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Book chapter - Peer-reviewed, 2019

Tackling antimicrobial resistance in the food and livestock sector

Dewulf, Jeroen; Sternberg-Lewerin, Susanna; Ryan, Michael


Antibiotics are widely used in food animal production to treat disease outbreaks, to prevent disease and, in some countries, to improve feed efficiency and enhance animal growth. Due to this complexity, the availability of reliable data on antibiotic use in livestock production is limited, but improving, especially for OECD countries. The highlight intensive animal production systems tend to use more antibiotics than the extensive systems. Over recent decades the adoption of improved biosecurity measures, animal husbandry practices and better farm management have contributed to a reduction in the use of antibiotics in many countries. All pathways of transmission of resistant pathogens between animals, humans and the environment (and vice versa) are not well understood, and this remains a major challenge for researchers and policymakers. With the growing public awareness of the risks associated with AMR, there is increased interest in developing alternative interventions to antibiotics in animal production. While estimating the economic costs and benefits of antibiotic use in production can be reduced without any adverse impact of farmers’ income, animal health and welfare.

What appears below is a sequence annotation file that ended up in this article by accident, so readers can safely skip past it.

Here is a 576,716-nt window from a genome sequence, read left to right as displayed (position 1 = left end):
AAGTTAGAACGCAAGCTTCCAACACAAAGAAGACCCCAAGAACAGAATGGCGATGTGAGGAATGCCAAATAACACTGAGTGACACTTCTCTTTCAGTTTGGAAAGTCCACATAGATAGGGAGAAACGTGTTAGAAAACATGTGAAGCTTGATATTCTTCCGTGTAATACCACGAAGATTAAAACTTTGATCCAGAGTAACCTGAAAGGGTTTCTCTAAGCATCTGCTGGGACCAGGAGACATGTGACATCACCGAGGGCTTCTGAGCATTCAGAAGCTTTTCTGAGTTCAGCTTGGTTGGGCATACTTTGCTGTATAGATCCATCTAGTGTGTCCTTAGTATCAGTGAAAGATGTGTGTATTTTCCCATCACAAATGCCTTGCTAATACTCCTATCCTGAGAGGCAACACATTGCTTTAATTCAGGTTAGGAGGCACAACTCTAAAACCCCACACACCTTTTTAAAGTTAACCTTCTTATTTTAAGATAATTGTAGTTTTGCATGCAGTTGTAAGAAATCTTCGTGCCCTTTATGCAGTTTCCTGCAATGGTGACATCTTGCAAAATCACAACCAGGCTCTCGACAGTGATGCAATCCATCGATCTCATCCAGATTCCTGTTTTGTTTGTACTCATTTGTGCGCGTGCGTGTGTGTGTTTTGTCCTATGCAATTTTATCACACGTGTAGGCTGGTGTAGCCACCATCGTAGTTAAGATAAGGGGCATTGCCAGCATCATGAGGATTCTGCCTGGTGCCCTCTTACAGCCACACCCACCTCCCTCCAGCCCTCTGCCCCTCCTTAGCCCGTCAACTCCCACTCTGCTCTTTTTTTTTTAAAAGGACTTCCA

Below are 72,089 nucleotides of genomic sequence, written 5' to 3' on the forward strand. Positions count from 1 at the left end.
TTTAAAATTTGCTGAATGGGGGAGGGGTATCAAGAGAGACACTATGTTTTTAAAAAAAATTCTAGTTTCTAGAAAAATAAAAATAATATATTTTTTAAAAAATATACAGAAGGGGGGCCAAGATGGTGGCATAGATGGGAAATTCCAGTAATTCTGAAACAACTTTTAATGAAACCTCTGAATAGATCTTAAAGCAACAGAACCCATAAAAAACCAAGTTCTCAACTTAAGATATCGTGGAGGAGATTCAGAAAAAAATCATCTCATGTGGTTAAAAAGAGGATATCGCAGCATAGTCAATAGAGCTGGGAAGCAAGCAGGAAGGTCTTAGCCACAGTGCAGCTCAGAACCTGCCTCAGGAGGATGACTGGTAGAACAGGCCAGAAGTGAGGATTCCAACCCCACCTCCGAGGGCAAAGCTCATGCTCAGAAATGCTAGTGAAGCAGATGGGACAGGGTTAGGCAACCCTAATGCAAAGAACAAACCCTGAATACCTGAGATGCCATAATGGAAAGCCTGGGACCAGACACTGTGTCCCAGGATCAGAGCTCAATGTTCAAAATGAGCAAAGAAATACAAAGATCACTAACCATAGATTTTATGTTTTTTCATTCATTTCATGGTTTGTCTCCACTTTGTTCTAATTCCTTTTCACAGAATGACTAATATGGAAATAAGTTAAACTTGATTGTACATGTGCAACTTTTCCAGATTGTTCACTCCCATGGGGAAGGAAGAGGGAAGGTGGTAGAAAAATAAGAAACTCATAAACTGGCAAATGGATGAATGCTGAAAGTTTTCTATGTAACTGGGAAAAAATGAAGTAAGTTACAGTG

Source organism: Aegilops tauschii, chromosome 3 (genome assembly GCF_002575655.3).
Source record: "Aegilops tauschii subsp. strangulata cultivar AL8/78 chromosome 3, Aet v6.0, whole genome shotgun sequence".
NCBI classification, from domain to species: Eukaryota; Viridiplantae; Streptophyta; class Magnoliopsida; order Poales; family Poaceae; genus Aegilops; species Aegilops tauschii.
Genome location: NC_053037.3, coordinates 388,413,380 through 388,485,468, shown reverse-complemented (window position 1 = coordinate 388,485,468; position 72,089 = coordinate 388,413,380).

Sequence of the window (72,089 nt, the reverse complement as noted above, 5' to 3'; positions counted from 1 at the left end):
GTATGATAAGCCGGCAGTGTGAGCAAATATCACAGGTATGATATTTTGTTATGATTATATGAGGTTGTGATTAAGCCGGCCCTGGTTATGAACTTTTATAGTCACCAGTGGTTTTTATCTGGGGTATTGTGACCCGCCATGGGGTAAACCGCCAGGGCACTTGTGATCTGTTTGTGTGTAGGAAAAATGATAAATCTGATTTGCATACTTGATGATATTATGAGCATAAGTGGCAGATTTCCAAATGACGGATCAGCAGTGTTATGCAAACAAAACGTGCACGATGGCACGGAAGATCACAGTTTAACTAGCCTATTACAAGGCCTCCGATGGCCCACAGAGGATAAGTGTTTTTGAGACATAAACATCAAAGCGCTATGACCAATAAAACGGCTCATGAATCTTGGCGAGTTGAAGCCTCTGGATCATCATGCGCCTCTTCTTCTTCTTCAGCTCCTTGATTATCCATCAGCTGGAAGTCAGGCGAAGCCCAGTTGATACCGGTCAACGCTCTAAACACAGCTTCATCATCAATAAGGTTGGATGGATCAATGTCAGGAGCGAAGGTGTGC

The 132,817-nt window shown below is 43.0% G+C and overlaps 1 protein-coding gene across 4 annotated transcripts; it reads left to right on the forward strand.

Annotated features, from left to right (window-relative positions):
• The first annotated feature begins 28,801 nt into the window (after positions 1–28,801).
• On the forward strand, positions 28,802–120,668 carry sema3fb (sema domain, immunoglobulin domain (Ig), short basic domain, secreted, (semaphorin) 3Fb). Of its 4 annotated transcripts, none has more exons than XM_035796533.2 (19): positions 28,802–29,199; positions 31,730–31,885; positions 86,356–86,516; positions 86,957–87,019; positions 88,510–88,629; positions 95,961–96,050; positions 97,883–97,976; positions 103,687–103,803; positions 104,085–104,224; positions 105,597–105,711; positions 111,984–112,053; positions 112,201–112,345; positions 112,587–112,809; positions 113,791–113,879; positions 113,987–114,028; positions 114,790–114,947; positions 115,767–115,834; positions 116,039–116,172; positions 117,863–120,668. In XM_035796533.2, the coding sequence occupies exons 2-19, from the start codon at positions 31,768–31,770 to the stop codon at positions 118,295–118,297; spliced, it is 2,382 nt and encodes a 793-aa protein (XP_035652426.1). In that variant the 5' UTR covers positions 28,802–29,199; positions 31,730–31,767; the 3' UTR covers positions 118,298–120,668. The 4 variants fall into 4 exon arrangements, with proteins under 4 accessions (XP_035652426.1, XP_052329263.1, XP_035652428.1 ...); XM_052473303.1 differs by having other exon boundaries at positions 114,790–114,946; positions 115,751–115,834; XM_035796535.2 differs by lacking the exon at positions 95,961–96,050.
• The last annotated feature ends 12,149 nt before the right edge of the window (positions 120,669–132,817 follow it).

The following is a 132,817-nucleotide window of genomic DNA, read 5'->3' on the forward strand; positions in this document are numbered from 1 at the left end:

Published in

European Observatory on Health Systems and Policies
2019, pages: 99-123
Title: Challenges to tackling antimicrobial resistance : economic and policy responses
eISBN: 978-1-108-79945-4
Publisher: Cambridge University Press

    UKÄ Subject classification

    Food Science

    Publication identifier


    Permanent link to this page (URI)